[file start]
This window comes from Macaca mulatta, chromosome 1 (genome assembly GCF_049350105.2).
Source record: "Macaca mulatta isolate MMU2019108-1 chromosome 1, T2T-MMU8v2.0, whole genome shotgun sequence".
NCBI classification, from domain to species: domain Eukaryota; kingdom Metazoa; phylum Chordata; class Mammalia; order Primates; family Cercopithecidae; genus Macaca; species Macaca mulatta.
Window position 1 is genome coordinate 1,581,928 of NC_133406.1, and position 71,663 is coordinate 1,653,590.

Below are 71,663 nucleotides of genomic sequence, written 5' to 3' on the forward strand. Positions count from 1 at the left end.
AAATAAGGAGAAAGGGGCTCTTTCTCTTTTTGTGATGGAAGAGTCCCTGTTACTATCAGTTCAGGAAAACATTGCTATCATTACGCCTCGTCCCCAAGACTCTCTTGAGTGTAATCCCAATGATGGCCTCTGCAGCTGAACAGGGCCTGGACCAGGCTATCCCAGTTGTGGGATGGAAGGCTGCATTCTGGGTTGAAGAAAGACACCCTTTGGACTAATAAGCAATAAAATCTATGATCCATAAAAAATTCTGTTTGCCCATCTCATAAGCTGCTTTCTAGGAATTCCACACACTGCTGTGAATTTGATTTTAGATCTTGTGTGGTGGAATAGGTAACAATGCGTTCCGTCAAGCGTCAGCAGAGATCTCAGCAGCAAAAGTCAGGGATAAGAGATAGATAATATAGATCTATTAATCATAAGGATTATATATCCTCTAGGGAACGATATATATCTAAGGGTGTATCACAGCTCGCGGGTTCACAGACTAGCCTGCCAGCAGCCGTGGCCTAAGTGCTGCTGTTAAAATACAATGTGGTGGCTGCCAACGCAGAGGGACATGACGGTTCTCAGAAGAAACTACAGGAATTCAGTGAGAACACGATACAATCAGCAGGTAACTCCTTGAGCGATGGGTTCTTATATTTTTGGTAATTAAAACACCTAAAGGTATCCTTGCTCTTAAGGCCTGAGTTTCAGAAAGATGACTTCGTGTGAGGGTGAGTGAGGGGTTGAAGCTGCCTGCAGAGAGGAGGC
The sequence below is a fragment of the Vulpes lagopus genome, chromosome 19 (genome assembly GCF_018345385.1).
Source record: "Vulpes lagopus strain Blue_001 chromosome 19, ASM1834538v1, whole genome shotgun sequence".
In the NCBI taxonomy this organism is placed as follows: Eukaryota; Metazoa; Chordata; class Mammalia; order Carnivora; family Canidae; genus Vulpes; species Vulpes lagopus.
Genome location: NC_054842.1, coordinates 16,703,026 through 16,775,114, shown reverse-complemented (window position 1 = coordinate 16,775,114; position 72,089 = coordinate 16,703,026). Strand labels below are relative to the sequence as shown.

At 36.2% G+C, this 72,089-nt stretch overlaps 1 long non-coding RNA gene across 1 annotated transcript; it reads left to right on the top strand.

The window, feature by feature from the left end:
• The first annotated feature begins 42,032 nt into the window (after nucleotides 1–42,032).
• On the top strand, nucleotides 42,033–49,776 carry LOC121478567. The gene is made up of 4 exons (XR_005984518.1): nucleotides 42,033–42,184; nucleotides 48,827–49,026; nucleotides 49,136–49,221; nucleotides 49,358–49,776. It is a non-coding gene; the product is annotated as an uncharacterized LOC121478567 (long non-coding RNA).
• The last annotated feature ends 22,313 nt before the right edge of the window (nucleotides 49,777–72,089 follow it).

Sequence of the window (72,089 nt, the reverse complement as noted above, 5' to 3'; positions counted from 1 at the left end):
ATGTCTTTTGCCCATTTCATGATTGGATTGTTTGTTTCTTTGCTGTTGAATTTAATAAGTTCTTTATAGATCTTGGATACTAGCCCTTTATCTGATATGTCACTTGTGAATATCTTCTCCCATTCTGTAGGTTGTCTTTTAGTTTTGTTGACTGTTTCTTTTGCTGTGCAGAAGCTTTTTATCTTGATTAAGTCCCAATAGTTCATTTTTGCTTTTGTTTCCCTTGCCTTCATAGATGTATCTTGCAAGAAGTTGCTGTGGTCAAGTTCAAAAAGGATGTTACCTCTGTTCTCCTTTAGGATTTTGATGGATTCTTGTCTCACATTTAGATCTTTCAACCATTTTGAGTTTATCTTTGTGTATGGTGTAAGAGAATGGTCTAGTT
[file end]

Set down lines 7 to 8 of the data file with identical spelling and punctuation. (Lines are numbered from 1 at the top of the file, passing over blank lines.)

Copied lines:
The sequence below is a fragment of the Vulpes lagopus genome, chromosome 19 (genome assembly GCF_018345385.1).
Source record: "Vulpes lagopus strain Blue_001 chromosome 19, ASM1834538v1, whole genome shotgun sequence".